I’ve been a Kissimmee Belly Dancer and owner of Asada Belly Dance since 2011, but have been belly dancing a lot longer. In those many many years I’ve heard a lot of comments and critiques about dancers’ appearance, both good and bad. As an entertainer I can’t, and don’t, let any of it bother me. After my first of two right hemi-colectomies I really became self conscious and started fearing what the audience and other dancers would say about me.
Eew! What is that? Is that a tattoo? These are some of the few things I’ve heard while in costume. You know what? It doesn’t matter, and it doesn’t bother me. After my first performance post surgery I realized that the audience didn’t even notice. No one cared, and still don’t. The audience only wants to be entertained, and want to have fun.
These comments that I feared so much came from very small children. The same children who don’t have a problem calling a pregnant women fat because they don’t know any better. The comments were more cute than hurtful. I simply smiled and explained what “that” is. The children would smile back and say “Okay”.
I also feared what other dancers who didn’t know me would say. Would they wonder why I didn’t cover up that hideous scar? Would the scar further take away from the stereotype Belly Dancer look, that I already don’t fit? I quickly put that fear to rest. Dancers don’t mind the scar, at least they don’t tell me they do. And that’s ok.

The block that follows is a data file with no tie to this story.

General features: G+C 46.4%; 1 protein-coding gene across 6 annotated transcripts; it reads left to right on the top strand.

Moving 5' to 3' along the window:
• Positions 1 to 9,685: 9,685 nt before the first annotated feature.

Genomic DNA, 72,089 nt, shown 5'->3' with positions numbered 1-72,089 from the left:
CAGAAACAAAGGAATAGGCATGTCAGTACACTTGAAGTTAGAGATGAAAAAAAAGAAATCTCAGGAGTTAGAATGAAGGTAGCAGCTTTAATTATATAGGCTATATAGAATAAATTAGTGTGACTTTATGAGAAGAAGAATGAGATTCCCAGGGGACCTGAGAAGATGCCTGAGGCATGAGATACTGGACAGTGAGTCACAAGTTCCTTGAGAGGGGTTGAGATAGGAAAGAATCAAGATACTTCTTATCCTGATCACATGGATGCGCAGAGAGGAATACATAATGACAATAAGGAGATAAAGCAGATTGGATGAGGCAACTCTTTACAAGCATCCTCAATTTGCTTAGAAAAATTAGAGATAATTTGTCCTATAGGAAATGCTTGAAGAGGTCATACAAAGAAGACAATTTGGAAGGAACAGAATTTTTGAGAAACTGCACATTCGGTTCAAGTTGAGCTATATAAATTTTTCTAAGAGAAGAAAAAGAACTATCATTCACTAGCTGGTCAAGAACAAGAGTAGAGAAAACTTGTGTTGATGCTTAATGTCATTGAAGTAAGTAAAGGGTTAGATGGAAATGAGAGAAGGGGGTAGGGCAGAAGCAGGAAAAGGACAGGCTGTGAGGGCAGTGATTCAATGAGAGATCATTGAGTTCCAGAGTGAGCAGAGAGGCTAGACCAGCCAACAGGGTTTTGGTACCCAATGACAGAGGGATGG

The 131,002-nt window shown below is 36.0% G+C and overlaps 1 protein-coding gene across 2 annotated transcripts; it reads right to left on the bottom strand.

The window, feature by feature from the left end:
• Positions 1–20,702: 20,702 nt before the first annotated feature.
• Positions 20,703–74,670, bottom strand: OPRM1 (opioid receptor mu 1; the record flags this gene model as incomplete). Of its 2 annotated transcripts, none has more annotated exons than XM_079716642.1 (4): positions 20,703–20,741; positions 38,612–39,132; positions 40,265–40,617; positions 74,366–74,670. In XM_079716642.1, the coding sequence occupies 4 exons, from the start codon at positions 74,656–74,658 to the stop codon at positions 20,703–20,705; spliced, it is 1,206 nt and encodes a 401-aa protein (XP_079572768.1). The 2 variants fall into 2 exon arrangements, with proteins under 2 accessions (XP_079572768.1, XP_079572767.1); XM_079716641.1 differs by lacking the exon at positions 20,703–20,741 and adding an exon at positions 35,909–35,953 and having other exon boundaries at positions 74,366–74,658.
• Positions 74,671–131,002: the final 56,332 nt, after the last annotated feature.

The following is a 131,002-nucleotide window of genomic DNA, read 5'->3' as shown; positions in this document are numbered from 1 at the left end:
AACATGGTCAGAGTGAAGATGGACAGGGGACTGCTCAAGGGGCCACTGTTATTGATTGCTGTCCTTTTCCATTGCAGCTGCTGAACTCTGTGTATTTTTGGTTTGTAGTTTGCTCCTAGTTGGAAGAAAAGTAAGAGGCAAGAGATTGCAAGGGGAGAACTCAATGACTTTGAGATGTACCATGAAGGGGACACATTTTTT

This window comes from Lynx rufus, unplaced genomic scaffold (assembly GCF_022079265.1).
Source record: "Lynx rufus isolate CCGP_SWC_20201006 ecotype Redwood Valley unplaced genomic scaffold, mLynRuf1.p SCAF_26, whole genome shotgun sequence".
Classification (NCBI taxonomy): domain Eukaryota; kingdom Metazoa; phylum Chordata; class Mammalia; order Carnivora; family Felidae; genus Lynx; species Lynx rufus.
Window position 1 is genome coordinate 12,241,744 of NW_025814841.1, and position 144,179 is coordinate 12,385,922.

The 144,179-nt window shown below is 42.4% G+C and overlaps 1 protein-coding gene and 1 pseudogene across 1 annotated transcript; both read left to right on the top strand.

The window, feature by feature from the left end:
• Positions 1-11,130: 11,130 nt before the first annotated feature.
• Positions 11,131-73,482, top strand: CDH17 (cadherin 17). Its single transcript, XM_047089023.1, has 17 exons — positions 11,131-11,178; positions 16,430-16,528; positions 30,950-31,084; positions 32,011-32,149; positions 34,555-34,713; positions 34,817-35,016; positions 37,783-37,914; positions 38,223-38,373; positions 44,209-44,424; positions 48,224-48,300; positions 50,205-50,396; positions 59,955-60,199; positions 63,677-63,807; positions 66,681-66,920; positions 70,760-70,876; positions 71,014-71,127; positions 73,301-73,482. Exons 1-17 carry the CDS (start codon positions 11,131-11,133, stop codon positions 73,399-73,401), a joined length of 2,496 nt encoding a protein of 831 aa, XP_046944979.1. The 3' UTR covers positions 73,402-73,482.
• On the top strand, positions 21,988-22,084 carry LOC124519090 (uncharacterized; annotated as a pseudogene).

I was trained at the World of Middle Eastern Dance in Orlando, a school that my director Azizi directed since the 1970’s. I remember her saying that it takes decades to truly become a master of the art. I agree. I also believe that it is the struggles and life experiences that help shape a dancers body and personality that is used to create the dance. What I love about the Belly Dance community is that most dancers agree with this statement. Because of this understanding I’ve never had a dancer critique or comment about my scar negatively. I’ve found that many dancers have scars of their own; most not as obvious as mine.
I am so thankful for my new found sisters in dance. I get to share my Asada Belly Dance journey with so many amazing women (and men) who share their journey’s with me. So revealing my belly buddy is no longer a challenge.
Dancers, do you dance with scars like I do? Do you hide them or do you reveal them when dancing? I used to hide mine with lots of beads and pretty dangly things, but I don’t any more. Dance was a huge part of my healing so I don’t have a problem displaying the caterpillar like scar that has emerged itself into what used to be my belly button. Now I get to focus on my new journey as a Kissimmee Belly Dancer. Follow my journey at http://www.asadabellydance.com